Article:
Commentary on the Gospel of
Today’s readings could, if one were so disposed, create fear in us. In the first reading from the second letter of John, one could become anxious about the warning against being deceived by those who say they represent true teaching but in fact do not.
In the Gospel reading, Jesus leads the disciples, and us, to reflect on scary times that occurred in the past; namely, the Great Flood, in which only Noah and his family were spared, and the raining of fire and brimstone upon the town of Sodom (and the subsequent turning of Lot’s wife into a pillar of salt), as well as frightening images of people being separated at the Second Coming.
And the reading ends with a grim picture of vultures circling a carcass. These are a lot of doom and gloom images in one day’s scriptures!
But, as is always the case with God, we need to sit a while, be still, reflect a little deeper, and ask the Spirit to speak to us.
When I first read these passages, I admit they added to the anxiety I was already feeling about many things going on in the world today: confusion, a pandemic, rivalry and distrust, and uncertainty about the future.
But upon further reflection I saw the simplicity of the letter to the new Christians, urging them to focus on loving one another and not being swayed by the Gnostics, who denied that Jesus was fully human as well as fully God. I saw how God’s will does prevail, because what once was a great threat to the Church (Gnosticism) was overcome and vanquished. And that bolstered my faith.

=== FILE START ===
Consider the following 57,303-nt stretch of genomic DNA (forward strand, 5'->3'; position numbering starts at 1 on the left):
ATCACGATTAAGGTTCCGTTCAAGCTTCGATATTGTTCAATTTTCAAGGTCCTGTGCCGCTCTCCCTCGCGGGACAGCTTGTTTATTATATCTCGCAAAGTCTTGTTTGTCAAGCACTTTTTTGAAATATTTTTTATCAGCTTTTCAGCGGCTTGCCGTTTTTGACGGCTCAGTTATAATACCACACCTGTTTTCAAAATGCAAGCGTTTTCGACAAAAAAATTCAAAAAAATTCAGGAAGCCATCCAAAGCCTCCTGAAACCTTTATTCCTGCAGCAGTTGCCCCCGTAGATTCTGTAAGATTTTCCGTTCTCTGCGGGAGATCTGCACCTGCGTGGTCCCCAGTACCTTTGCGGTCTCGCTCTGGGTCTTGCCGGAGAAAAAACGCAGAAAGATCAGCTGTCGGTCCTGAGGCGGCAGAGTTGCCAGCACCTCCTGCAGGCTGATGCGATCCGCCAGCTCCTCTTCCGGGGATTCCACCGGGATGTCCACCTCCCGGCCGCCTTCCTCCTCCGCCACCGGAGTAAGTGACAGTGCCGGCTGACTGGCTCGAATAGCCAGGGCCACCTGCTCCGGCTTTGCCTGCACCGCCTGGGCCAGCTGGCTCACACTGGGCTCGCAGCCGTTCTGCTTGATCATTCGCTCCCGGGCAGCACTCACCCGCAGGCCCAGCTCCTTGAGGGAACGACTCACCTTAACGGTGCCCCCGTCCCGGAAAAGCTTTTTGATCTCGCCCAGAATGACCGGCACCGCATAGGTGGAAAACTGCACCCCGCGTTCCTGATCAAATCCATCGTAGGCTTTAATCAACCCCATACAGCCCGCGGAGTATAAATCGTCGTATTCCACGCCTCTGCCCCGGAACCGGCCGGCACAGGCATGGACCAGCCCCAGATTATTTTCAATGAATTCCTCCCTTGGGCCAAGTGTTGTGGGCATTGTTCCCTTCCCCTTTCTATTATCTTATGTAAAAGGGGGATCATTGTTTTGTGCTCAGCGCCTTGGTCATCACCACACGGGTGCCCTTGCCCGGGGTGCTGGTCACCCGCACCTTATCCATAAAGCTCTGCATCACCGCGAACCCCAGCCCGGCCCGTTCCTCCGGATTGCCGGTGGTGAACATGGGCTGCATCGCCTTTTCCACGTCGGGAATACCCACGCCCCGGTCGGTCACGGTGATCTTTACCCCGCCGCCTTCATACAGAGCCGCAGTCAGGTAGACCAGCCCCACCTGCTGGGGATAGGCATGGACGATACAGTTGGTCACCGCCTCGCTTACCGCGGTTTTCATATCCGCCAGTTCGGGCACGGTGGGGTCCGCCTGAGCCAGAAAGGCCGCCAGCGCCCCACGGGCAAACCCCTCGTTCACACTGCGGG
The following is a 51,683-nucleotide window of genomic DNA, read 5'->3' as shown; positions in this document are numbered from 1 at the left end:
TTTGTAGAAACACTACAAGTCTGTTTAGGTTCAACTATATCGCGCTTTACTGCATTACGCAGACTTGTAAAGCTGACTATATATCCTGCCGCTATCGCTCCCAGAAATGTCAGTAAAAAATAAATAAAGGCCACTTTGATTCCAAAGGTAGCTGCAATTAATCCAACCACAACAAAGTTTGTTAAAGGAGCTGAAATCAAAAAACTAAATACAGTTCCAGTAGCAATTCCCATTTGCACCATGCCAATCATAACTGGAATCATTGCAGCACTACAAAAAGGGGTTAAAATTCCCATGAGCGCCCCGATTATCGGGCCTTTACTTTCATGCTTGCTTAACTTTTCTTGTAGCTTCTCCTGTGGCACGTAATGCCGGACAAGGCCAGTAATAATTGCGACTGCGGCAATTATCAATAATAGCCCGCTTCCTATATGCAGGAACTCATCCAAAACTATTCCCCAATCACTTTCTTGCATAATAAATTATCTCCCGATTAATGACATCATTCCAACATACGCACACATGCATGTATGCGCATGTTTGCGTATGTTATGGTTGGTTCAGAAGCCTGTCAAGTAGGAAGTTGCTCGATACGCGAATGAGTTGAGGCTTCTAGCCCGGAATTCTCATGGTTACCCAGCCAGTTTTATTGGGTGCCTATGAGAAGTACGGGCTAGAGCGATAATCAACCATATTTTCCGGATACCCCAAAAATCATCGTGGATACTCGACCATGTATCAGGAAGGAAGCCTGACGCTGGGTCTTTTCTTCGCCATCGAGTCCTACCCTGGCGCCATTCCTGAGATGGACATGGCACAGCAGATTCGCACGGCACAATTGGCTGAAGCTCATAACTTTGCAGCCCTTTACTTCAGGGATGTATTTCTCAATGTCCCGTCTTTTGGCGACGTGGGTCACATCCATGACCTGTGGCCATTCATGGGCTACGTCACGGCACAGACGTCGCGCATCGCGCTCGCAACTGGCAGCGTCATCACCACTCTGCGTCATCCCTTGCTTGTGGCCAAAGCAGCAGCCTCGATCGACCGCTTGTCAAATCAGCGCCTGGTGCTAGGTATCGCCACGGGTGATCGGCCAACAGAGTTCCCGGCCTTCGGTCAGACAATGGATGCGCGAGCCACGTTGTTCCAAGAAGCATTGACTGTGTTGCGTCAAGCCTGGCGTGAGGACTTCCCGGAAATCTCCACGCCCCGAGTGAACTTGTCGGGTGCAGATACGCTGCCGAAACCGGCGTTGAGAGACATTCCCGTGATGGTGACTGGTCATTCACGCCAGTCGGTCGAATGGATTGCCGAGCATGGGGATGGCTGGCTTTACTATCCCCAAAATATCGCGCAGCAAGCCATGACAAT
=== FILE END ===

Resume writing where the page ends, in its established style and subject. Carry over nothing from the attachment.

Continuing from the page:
In the Gospel, Jesus warns us not to be totally consumed with the daily preoccupations we all have. These things are not wrong – eating, drinking, marrying, buying, selling, planting, building – they are the stuff of life. But there is more, much more, beyond those activities. And on that Truth, the truth that Jesus came in the flesh to lead all souls to heaven, we should reflect and be centered upon each and every day.
“Whoever seeks to preserve his life will lose it, but whoever loses it will save it.” So easily said, but so rife with heavy repercussions. Throughout our lives we do seek our own preservation. But down deep, I believe all human beings, let alone people of faith, know that there is much more to life than just building ourselves up. If we only seek our own glorification, we find ourselves empty indeed.
And the image of the vultures circling the carcass I now saw as Jesus allaying his followers’ fears about when and where the end times would happen. He was saying, “It will be obvious, if you stay close to me, to the Holy Spirit. Don’t worry about it.” Again, this is God’s world and we don’t need to worry about anything except touching base with God as often as we can.
Today is the Feast Day of St. Frances Cabrini, and she is a marvelous example of putting one’s faith and trust in the Lord. She had all the odds stacked against her. She was born two months premature in Italy in 1850, at a time when that usually did not mean survival. Out of the 13 children her parents had, she was one of only four who lived to adulthood.
Because one woman listened to the Spirit of God’s whispers in her heart, this patron saint of immigrants went on to found orphanages, schools and hospitals, 67 in all, in several U.S. cities as well as other countries.
Mother Cabrini followed God’s promptings in her heart, seeking not to preserve her life but to lose it for love of God and neighbor. We can do the same.
And when we feel anxious, we can Be Still and Know That He is God, and that he will work all things together for good.